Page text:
“Reaganism” essentially denied the role that government had played in creating the longest post-war economic boom in world history. Free markets, free trade, and individual liberty would liberate the American people from this difficult exploration of what it meant to be a citizen of a larger community.
As Grover Norquist said, “My ideal citizen is the self-employed, homeschooling, IRA-owning guy with a concealed-carry permit. Because that person doesn’t need the goddamn government for anything.”
Today, as Lilla points out much more articulately than I, Democrats are mostly defined by their identity: race, gender, sexual orientation, etc. (which is sufficiently supported and encouraged by our electronic media culture). On the other hand, Republicans are largely defined by their libertarian, “leave me alone, I’m just fine on my own” ethic.
Of course, there are exceptions to these broad brush strokes. Christian fundamentalists using the government to promote their own brand of cultural politics has literally driven both parties into defining themselves by our least common denominators, and not the higher calling espoused by our Founders and articulated in our founding documents, “…that all men are created equal, that they are endowed by their Creator with certain unalienable Rights, that among these are Life, Liberty and the pursuit of Happiness.”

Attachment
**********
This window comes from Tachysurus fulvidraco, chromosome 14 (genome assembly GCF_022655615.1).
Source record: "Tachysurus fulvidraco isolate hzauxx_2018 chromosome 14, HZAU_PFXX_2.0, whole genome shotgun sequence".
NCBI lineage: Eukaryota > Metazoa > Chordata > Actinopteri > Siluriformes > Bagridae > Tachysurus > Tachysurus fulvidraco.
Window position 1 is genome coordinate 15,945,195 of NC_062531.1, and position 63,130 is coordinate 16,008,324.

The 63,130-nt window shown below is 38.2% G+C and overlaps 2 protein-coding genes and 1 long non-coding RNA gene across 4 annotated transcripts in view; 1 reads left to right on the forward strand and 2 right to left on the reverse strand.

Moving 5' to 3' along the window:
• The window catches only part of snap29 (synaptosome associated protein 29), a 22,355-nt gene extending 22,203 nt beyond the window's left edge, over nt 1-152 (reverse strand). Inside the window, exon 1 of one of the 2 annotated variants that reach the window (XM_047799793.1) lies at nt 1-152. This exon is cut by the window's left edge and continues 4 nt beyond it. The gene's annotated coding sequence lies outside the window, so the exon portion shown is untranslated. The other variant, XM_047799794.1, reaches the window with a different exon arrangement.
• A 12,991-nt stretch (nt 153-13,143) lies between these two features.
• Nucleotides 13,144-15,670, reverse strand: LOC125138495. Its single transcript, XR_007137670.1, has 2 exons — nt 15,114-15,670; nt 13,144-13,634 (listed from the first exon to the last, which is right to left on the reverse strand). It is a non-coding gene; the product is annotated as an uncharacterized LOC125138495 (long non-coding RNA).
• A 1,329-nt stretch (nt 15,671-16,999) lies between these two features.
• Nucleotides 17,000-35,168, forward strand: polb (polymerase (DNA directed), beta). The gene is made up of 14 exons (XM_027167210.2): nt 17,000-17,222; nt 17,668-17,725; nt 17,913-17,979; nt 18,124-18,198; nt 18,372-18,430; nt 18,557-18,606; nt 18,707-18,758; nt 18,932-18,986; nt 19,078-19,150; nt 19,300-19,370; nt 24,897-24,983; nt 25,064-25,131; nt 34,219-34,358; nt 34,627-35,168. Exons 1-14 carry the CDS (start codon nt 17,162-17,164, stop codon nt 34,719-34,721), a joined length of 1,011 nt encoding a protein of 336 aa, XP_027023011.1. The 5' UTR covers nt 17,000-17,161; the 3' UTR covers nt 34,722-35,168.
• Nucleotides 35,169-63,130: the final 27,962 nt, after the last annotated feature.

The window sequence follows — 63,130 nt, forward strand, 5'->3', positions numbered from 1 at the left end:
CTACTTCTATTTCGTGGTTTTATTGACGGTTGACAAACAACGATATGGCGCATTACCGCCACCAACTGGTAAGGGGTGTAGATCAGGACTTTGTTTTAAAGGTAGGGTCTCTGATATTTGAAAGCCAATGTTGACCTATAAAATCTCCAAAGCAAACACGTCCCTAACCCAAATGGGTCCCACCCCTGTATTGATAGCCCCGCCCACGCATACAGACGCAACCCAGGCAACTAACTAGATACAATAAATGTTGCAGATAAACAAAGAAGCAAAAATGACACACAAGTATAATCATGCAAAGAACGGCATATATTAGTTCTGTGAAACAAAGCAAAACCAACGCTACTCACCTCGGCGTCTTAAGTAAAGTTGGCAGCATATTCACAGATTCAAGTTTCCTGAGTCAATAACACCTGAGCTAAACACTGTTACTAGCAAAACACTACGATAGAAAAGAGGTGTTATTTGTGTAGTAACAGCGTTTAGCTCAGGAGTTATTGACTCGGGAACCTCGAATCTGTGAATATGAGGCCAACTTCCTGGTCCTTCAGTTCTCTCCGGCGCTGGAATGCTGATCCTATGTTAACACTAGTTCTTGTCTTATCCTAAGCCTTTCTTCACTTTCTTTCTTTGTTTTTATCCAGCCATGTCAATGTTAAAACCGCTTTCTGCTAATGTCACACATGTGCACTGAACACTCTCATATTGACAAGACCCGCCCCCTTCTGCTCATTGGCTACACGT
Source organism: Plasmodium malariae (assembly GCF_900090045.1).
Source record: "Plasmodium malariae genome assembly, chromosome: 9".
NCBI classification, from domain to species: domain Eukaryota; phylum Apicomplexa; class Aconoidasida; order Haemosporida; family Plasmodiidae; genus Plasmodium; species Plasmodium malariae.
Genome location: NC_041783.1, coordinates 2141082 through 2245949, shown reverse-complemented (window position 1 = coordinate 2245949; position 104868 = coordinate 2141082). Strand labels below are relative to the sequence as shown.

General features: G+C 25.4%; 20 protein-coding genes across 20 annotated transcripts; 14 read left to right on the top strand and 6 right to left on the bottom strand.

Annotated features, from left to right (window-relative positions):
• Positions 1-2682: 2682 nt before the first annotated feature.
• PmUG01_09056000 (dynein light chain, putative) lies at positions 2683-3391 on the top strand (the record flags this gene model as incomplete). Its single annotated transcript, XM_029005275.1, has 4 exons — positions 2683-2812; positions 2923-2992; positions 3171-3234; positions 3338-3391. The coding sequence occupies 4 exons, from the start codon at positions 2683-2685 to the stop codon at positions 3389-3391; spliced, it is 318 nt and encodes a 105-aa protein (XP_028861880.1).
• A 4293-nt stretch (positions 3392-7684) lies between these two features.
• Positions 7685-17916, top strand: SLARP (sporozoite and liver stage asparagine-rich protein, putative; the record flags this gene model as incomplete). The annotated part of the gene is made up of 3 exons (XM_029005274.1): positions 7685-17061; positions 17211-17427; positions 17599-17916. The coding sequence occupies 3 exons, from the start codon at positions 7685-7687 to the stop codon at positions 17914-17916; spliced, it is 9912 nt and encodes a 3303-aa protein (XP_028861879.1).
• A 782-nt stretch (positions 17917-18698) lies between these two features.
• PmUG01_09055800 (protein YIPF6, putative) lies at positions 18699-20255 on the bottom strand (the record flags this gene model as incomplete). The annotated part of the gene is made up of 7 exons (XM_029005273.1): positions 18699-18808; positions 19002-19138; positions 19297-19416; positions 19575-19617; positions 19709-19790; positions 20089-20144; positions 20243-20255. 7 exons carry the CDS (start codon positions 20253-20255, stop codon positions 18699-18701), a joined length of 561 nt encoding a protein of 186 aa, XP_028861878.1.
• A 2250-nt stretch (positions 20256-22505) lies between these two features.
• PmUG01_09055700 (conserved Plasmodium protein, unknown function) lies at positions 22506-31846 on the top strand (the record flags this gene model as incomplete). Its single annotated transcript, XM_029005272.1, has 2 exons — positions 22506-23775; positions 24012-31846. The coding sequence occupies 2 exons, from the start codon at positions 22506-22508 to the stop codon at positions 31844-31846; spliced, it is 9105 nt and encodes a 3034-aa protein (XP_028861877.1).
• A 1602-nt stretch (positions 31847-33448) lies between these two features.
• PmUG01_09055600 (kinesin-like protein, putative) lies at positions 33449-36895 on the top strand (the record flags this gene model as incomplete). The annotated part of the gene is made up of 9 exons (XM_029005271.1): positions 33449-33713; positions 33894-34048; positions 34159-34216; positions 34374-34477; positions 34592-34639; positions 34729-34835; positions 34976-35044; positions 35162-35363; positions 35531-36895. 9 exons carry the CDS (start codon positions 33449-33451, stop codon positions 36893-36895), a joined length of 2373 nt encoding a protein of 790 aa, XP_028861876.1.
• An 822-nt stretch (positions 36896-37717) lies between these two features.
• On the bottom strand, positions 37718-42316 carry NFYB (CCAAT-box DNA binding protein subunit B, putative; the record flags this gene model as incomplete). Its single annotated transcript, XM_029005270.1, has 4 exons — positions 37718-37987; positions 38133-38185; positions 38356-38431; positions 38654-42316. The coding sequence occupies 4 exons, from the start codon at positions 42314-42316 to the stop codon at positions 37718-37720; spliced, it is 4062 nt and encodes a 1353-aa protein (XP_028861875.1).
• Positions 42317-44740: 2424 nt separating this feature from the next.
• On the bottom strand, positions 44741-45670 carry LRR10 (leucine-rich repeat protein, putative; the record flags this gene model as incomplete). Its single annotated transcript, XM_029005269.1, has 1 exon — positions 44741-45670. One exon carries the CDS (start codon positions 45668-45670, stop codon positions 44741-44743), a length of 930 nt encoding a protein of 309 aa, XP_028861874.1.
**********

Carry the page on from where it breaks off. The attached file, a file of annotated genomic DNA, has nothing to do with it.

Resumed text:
But again, as our Founders knew and as the Old and New Testaments both speak to, none of us are free as long as one of us is chained. God’s bar is a high one and, as Lilla suggests, we need a healthy discussion of what it means to be a citizen in America again and the rights, duties and responsibilities that are associated with that.
In the aftermath of Las Vegas and in the anticipation of the next tragedy, perhaps we all should be asking ourselves personal questions. What can we do as individuals, and what is our personal responsibility as a citizen of the United States, to make sure the next potential shooter has someone to talk to? Can we be someone to reach out to, to listen, and to comfort them before they enter that space of spiritual darkness?
Perhaps we should be asking ourselves what we have done to connect and reach out to some of those most isolated people in our increasingly callous society and help them find a way away from committing the next heinous tragedy? Perhaps that, and reading Lilla’s book, can help you begin your own internal dialogue and be the beginning of a national conversation about the obligations of citizenship in these United States of America.
It’s a tantalizing and interesting prospect for political discourse in a time where all political rhetoric seems to be driving us apart, rather than together. It’s an opportunity for some talented, blessed, and patient soul to launch themselves into, with complete disregard for partisan labels, and see if through that simple question, “What does it mean to be a citizen?” Perhaps then, we begin to articulate a political narrative that brings our country back together again.
Check out The Once and Future Liberal by Mark Lilla for yourself.